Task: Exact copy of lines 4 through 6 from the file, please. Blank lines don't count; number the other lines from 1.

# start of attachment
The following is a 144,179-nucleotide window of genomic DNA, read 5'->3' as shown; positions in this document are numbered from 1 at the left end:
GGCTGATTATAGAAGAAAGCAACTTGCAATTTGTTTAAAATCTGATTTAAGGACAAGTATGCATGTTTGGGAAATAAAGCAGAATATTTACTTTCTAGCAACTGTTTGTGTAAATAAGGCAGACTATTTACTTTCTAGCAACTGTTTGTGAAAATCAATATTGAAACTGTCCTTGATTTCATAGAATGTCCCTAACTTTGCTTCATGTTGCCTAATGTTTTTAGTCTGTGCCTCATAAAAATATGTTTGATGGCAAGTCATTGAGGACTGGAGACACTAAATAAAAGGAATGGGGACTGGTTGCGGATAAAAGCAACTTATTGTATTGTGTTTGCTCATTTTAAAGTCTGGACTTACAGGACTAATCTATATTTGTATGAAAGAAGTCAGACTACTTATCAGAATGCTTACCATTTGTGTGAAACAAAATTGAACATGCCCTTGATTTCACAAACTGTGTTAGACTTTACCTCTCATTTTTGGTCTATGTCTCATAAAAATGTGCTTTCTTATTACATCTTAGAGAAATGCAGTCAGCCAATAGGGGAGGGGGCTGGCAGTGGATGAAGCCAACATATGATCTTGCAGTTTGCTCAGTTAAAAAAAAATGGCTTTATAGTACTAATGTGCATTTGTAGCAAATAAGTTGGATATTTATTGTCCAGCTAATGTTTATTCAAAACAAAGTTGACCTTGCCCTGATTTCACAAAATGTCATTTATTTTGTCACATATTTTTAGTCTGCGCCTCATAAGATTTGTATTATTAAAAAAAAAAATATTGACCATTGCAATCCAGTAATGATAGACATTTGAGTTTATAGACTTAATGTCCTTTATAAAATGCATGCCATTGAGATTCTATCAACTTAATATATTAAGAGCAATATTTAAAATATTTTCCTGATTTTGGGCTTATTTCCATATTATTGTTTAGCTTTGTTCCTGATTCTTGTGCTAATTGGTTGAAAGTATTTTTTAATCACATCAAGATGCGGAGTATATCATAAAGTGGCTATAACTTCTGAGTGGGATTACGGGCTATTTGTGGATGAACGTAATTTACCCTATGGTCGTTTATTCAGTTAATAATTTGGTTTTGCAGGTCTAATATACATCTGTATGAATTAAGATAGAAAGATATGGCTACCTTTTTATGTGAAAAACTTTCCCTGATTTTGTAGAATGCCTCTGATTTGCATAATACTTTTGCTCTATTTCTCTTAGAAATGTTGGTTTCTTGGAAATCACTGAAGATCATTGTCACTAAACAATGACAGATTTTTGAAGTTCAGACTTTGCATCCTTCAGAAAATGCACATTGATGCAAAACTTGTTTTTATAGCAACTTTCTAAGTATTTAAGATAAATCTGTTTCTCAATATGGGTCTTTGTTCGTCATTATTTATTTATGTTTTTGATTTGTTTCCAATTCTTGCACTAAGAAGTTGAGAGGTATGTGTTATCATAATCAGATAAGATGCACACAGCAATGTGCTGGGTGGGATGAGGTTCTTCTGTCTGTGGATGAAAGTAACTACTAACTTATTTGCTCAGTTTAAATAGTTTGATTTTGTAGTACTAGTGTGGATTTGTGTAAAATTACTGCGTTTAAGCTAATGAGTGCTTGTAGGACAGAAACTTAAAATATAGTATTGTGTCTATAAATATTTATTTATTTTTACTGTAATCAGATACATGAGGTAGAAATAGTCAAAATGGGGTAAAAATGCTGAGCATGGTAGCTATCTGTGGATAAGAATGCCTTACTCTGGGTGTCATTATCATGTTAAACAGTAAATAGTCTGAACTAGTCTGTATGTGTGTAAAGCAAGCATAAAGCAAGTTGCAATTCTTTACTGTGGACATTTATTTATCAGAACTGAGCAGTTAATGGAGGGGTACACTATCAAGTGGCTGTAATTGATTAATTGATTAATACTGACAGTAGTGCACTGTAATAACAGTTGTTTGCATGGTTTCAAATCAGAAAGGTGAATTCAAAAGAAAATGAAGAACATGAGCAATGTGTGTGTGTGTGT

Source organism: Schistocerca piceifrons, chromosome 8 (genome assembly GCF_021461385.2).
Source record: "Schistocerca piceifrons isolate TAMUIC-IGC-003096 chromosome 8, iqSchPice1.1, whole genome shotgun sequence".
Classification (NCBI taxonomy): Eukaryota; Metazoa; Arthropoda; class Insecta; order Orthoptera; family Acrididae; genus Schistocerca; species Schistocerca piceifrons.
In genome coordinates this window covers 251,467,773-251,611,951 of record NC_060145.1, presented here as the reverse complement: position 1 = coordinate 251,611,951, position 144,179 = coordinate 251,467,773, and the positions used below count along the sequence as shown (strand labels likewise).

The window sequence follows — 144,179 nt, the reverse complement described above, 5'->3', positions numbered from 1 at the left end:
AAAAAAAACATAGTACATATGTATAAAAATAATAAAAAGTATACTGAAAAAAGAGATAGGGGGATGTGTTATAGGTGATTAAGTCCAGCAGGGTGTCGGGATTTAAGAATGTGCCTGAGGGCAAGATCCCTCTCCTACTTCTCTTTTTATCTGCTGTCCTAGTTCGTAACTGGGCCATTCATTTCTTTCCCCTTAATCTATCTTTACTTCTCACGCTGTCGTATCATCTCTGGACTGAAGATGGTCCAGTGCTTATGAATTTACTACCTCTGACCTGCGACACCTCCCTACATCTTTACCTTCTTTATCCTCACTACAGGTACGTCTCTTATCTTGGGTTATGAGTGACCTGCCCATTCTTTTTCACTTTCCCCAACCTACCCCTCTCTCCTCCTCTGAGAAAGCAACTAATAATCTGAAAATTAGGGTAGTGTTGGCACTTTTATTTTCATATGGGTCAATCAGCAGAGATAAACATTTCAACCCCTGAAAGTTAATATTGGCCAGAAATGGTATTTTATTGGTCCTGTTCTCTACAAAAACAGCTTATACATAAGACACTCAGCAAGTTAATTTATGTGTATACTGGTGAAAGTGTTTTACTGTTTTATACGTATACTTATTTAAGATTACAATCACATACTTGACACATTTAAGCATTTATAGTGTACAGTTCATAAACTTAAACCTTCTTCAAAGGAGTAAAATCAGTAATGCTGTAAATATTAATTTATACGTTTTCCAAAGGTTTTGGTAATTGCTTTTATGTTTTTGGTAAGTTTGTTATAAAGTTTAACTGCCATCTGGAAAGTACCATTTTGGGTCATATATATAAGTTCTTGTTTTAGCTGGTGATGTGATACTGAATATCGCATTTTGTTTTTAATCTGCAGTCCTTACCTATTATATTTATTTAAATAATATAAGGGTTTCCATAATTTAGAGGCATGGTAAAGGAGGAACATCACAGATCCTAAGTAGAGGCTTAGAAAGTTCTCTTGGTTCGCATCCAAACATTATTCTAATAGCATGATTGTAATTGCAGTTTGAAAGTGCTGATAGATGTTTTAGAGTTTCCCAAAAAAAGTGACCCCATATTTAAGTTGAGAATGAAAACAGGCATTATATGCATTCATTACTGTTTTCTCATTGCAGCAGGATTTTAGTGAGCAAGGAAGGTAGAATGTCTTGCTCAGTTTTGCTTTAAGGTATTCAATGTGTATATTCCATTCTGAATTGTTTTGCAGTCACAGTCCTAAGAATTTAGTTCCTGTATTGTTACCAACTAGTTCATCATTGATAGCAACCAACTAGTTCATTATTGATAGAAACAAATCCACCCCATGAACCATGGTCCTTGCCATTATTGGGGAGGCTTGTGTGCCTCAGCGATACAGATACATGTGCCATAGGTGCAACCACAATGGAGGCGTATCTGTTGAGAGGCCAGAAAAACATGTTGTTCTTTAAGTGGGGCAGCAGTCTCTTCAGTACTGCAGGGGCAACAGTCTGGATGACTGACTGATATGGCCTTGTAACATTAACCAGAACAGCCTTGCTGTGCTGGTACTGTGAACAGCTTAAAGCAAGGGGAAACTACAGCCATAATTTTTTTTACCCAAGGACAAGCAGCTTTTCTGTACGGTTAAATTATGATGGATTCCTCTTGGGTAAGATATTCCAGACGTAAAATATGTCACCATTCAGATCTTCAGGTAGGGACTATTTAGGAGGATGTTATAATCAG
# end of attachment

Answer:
Source record: "Schistocerca piceifrons isolate TAMUIC-IGC-003096 chromosome 8, iqSchPice1.1, whole genome shotgun sequence".
Classification (NCBI taxonomy): Eukaryota; Metazoa; Arthropoda; class Insecta; order Orthoptera; family Acrididae; genus Schistocerca; species Schistocerca piceifrons.
In genome coordinates this window covers 251,467,773-251,611,951 of record NC_060145.1, presented here as the reverse complement: position 1 = coordinate 251,611,951, position 144,179 = coordinate 251,467,773, and the positions used below count along the sequence as shown (strand labels likewise).